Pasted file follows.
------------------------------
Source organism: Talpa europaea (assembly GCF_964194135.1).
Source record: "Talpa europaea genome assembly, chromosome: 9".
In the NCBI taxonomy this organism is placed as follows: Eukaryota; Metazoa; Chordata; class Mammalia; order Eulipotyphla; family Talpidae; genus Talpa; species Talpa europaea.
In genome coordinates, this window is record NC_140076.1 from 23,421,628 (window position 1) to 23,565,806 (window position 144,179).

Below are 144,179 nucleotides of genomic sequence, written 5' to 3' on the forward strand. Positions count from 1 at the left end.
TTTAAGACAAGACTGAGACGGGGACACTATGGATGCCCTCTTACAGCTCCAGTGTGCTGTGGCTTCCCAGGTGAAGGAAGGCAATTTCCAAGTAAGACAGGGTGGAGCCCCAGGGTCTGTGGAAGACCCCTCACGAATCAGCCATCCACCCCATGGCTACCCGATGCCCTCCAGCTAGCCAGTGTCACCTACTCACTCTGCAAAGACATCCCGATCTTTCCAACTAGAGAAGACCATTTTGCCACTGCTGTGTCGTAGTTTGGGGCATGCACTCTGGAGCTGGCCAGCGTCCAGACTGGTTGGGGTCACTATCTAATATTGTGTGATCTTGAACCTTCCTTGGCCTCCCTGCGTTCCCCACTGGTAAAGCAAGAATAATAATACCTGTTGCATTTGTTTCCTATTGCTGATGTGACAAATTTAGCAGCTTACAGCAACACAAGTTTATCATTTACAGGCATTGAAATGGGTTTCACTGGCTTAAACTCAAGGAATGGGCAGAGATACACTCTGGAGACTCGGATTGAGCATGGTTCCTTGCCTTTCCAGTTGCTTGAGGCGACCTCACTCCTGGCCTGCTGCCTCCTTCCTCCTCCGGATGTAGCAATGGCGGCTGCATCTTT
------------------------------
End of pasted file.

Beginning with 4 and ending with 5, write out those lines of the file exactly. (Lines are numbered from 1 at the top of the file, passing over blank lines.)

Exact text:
In genome coordinates, this window is record NC_140076.1 from 23,421,628 (window position 1) to 23,565,806 (window position 144,179).

Below are 144,179 nucleotides of genomic sequence, written 5' to 3' on the forward strand. Positions count from 1 at the left end.